DESCRIPTION (provided by applicant): This is a revision of a K23 application targeting the development of a clinical investigator in an area of pressing public health significance. A growing literature indicates that mental illness can be associated with an increased prevalence of obesity, diabetes mellitus, dyslipidemia and cardiovascular disease, in some cases building on already epidemic rates in the general population. Factors contributing to these problems, including medication effects can be studied using reliable and validated methodologies that rarely are applied in psychiatric research. This K23 will allow the Candidate to develop unique and needed expertise in techniques for studying alterations in whole-body glucose and lipid metabolism, and the regulation of body composition and weight. The career development plan is integrated with a related research plan that aims to study the effects of multi-class polypharmacy (antipsychotic plus valproate) on sensitive measures of insulin sensitivity, lipid metabolism and fat mass. Motivating this plan, the treatment of schizophrenia commonly utilizes multi-class polypharmacy, with up to 35% of atypical antipsychotic prescriptions accompanied by co-prescription of valproate. Due in part to increases in polypharmacy, psychotropic costs (e.g. Missouri Medicaid) have nearly doubled in the last 10 years, with similar increases nationwide. Polypharmacy is associated with increased risk for medication interactions, poorer compliance, confounding of medication effects, and can lead to additional polypharmacy to treat side effects. Glucoregulatory abnormalities, diabetes, dyslipidemia, and increased adiposity have all been associated with antipsychotic treatment, and the addition of valproate can further disturb glucose and lipid metabolism and weight regulation. Although sensitive methods are available, studies have not addressed the metabolic consequences of this common type of polypharmacy. The Candidate will combine and extend the knowledge of two Cosponsors to develop expertise in the assessment of lipid metabolism, insulin sensitivity and weight regulation. Schizophrenia patients suffer nearly twice the rate of cardiovascular death as the general population, and changes in lipid metabolism are strongly associated with changes in cardiovascular risk. Current NIH guidelines recommend reduction of lipids as the main intervention for prevention of cardiovascular disease. This project aims to evaluate the effects of olanzapine and risperidone in combination with valproate on glucose and lipid metabolism, abdominal fat, and total body fat using available gold standard methodologies. The aims will be addressed in non-diabetic schizophrenia patients chronically treated with olanzapine or risperidone who will be randomized to receive either concomitant valproate versus no additional treatment. Relevant data are critically needed to target basic research, identify long-term cardiovascular risks, and plan therapeutic interventions.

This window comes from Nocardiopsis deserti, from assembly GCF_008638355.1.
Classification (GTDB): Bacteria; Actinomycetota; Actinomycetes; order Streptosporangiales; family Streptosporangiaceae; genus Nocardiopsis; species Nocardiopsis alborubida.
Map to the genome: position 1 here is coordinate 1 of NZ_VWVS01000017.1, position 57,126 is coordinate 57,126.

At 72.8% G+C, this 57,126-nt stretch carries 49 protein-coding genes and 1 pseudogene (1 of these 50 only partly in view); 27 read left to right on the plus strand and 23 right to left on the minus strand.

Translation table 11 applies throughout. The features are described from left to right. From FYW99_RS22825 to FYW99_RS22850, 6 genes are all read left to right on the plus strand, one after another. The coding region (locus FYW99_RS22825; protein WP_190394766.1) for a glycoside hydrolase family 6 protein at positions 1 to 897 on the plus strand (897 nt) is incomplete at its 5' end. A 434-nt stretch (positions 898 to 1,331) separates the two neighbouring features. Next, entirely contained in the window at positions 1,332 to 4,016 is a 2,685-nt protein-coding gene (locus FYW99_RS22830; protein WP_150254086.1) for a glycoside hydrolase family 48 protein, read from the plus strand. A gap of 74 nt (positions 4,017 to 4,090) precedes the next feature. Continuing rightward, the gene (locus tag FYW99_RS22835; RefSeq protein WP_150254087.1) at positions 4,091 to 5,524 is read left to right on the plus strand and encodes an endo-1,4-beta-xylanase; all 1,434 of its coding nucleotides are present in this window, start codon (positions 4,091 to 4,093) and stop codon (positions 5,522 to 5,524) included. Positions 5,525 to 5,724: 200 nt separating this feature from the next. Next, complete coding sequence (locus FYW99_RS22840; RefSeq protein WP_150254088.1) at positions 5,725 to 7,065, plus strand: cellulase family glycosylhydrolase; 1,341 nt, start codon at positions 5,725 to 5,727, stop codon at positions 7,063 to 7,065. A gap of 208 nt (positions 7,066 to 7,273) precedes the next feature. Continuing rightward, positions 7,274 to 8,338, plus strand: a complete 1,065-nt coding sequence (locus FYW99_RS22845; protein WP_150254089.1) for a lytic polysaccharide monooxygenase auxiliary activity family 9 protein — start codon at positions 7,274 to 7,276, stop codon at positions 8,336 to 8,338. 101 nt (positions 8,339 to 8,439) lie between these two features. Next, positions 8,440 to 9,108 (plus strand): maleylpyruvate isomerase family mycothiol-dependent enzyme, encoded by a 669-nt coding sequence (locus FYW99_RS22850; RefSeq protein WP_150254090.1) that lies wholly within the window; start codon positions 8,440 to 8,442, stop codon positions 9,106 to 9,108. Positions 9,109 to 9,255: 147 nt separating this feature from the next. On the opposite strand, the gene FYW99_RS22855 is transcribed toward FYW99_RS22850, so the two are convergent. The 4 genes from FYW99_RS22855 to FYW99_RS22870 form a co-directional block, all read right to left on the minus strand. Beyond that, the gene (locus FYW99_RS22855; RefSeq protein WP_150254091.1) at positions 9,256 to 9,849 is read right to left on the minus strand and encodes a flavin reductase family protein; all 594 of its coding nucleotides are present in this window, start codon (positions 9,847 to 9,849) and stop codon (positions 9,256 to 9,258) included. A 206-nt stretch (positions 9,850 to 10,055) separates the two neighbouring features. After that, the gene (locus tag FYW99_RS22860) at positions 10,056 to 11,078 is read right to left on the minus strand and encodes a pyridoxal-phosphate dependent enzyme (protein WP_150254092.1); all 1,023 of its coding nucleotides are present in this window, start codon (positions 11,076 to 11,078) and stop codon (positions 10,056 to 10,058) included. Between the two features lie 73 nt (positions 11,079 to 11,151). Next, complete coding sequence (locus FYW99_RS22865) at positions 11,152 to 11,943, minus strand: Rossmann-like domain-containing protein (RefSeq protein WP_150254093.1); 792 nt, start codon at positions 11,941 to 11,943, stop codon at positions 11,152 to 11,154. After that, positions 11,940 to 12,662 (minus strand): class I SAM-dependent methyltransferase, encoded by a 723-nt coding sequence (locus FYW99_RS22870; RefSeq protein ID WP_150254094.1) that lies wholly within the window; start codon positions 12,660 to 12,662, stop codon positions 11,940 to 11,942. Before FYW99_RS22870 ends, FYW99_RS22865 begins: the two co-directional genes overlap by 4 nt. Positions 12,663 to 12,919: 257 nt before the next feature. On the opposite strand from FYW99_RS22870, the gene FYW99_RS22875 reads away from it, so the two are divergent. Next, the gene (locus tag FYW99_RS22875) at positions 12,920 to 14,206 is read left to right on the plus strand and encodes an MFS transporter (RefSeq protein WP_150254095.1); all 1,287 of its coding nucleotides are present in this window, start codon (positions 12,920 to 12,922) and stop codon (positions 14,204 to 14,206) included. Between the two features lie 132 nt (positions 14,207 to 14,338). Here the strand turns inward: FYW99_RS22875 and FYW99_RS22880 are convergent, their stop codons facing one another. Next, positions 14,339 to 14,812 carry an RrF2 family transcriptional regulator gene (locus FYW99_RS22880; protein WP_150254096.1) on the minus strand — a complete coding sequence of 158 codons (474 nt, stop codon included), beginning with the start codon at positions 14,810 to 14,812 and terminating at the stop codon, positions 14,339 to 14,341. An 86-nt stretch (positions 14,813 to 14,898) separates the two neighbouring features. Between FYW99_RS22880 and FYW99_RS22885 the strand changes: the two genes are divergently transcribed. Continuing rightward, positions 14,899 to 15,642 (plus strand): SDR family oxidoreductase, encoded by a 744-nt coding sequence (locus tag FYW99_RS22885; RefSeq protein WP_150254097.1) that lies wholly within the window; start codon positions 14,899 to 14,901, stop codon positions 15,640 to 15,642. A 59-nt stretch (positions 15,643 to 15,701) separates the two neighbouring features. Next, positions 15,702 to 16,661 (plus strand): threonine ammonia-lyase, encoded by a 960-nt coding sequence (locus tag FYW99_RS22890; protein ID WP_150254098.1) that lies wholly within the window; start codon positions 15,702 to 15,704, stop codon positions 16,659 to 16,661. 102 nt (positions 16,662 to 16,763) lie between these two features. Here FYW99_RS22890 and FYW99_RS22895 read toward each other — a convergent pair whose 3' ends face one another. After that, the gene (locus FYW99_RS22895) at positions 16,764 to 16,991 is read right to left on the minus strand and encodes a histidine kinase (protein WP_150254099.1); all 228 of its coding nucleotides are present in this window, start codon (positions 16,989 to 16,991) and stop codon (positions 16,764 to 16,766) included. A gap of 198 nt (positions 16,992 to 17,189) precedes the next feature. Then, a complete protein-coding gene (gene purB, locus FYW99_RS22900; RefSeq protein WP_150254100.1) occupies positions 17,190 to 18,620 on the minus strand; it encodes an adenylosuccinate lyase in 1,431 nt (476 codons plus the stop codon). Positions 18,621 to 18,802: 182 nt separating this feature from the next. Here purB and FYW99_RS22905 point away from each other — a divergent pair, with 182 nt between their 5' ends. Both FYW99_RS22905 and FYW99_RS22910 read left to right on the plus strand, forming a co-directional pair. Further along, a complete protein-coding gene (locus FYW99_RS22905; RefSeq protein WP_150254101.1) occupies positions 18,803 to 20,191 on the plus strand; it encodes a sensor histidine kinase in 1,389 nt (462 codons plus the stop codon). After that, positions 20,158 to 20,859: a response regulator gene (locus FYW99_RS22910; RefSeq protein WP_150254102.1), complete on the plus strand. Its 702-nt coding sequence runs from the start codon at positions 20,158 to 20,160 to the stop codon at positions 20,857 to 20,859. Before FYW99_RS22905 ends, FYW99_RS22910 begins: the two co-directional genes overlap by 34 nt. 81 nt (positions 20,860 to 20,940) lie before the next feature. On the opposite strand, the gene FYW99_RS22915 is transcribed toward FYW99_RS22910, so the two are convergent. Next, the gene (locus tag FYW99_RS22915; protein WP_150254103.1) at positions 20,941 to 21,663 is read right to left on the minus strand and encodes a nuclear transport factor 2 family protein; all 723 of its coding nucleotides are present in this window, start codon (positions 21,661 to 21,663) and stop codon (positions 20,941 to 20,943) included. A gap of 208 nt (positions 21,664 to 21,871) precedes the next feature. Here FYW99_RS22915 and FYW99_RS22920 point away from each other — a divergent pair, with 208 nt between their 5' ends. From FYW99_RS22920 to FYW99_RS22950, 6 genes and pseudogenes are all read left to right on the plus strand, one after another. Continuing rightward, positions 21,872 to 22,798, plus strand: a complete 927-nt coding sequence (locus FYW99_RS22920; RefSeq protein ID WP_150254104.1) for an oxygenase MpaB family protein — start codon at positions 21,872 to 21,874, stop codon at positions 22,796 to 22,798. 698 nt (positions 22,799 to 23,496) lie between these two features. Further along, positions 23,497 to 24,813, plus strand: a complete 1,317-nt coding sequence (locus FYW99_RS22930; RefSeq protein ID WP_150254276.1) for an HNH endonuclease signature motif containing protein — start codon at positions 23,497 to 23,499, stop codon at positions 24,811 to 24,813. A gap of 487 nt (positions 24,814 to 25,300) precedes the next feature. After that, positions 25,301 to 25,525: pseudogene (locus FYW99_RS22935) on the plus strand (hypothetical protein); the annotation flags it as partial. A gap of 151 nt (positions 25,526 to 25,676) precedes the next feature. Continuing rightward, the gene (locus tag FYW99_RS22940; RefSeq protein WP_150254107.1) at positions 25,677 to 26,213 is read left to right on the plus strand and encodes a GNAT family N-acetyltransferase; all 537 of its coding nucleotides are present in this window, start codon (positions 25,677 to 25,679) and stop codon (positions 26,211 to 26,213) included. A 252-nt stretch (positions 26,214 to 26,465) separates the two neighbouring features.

|Effective start/end date||4/1/04 → 3/31/09|
- National Institutes of Health: $147,450.00
- National Institutes of Health: $156,116.00
- National Institutes of Health: $158,594.00
- National Institutes of Health: $153,141.00
- National Institutes of Health: $150,254.00
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